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New model tests HER2-positive breast cancer treatments


Halifax, NS – Scientists at Dalhousie Medical School have developed a new and effective way to test potential new treatments for aggressive, metabolically active HER2-positive breast cancers.

Dr. Paola Marignani is principal investigator of the team of scientists that has engineered a new mouse model of HER2-positive breast cancer—a model that is so reliable and predictable, it’s allowing them to test experimental drugs on cancers that have barely even begun.

 “We’ve found that our model reliably leads to HER2-positive, metabolically active breast cancer within a specific and predictable time frame,” says Dr. Marignani, an associate professor in the departments of Biochemistry & Molecular Biology and Pathology. “As a result, we’re able to test potential treatments against tumours that are just beginning to develop, to see if we can actually circumvent the cancer. We can also precisely compare the impact of various treatments at different stages of cancer development, to test how to optimize the effectiveness of each strategy.”

Cancer researchers around the world are taking notice of the new model, since it was published in PLOS ONE, the peer-reviewed journal of the U.S.-based Public Library of Science. A number of European and American investigators have already contacted Dr. Marignani, in hopes of collaborating with her to test promising new breast cancer therapies.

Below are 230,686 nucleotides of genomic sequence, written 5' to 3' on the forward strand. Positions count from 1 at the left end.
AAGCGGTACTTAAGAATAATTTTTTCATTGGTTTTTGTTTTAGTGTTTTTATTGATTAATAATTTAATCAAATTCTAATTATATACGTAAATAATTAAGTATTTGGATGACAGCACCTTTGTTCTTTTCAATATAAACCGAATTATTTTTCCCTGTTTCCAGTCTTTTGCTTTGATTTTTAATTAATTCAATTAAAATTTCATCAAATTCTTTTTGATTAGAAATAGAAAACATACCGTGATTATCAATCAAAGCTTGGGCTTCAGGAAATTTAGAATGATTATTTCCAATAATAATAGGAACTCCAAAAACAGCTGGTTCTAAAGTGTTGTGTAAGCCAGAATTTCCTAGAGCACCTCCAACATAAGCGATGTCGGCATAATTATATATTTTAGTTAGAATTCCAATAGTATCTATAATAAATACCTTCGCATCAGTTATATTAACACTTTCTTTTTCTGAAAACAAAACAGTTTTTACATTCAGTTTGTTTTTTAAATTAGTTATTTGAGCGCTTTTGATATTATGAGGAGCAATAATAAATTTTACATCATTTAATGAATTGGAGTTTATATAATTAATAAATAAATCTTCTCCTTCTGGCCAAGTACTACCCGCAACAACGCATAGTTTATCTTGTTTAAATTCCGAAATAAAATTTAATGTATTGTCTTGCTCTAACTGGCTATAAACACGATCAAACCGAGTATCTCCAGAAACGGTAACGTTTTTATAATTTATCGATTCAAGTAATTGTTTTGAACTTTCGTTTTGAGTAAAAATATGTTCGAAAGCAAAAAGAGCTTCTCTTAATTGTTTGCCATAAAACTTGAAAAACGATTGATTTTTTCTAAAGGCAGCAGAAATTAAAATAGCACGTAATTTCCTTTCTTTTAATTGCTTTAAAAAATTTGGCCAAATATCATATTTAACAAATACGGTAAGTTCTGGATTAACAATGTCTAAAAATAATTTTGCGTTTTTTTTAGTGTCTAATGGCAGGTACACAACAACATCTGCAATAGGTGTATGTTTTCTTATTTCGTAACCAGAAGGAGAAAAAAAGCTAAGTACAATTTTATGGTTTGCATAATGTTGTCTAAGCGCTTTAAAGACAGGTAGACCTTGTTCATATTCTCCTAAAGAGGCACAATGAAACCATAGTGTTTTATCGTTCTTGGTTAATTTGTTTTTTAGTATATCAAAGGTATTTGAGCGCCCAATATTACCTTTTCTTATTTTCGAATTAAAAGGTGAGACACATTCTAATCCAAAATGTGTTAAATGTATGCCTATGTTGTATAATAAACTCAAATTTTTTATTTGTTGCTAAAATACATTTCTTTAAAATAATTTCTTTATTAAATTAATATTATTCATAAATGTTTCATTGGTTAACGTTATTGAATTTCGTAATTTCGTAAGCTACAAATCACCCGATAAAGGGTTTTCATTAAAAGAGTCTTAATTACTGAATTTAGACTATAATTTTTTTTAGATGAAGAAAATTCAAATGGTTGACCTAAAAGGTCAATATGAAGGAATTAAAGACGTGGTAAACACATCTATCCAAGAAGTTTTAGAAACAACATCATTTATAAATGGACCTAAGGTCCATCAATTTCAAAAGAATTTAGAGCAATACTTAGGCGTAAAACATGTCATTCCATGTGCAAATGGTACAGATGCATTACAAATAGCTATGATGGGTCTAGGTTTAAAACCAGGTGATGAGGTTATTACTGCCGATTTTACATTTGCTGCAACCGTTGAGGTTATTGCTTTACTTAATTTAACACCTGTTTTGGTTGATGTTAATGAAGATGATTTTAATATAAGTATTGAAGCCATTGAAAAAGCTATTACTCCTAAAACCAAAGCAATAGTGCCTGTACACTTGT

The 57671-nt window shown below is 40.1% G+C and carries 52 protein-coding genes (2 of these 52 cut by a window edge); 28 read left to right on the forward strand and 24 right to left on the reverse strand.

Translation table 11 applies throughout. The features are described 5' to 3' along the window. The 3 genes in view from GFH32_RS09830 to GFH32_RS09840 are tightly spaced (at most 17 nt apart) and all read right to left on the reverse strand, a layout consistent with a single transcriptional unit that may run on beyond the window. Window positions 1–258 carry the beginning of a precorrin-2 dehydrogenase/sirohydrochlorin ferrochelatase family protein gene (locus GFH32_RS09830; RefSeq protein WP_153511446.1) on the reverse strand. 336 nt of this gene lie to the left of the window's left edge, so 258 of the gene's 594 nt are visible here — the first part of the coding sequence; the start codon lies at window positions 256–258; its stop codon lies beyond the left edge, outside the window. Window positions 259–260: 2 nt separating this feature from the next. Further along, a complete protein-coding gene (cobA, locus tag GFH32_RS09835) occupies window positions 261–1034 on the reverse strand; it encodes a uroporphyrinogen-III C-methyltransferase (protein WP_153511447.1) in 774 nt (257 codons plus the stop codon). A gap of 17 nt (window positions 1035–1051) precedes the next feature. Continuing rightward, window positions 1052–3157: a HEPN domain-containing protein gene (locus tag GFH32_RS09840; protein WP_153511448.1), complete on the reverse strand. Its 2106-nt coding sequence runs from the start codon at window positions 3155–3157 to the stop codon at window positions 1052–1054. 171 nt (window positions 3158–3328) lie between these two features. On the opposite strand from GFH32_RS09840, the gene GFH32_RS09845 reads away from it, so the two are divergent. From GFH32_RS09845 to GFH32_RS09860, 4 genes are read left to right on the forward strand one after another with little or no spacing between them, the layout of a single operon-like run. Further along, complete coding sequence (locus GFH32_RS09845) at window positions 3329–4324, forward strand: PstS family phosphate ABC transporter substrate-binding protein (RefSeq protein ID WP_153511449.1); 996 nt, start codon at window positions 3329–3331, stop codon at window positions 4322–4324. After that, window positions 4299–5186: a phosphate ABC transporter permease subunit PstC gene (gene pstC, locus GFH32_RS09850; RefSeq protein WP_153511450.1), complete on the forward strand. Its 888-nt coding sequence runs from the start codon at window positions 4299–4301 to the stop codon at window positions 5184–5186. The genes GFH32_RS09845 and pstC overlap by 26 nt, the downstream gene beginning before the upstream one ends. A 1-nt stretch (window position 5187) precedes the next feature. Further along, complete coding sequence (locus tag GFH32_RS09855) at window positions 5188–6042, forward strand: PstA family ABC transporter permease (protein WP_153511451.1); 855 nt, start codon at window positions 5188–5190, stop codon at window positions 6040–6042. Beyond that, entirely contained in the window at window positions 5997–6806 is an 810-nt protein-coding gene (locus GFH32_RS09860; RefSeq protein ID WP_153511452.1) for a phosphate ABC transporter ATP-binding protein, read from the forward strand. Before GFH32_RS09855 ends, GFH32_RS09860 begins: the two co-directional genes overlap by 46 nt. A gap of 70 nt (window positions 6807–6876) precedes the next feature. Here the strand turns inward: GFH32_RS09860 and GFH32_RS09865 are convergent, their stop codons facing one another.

Dr. Marignani’s journey to creating this new model began in 2005, with the milestone discovery that a protein called LKB1 helps regulate estrogen receptors in breast tissue. She and her team found that LKBI is abundant in healthy human breast tissue, while it was scarce in a third of the HER2-positive human breast cancer tissue samples they studied. They published their findings in Molecular Biology of the Cell in 2009.

“We wanted to do something practical with our discovery that LKBI is an important tumour suppressor,” she says. “In 2007, we began working on a new animal model of breast cancer that could be used as a translational tool to test novel therapeutics for breast cancer.”

The scientists found they could quickly and reliably produce cancer in mice if they blocked the ability of HER2-positive mice to produce LKBI. “It’s a matter of re-engineering the LKBI gene so it no longer produces the LKBI protein,” she explains. “It sounds simple on the surface, but it took four years of experimentation and testing to develop the model, which is unique in the world.”

Reported by Melanie Jollymore, Dalhousie University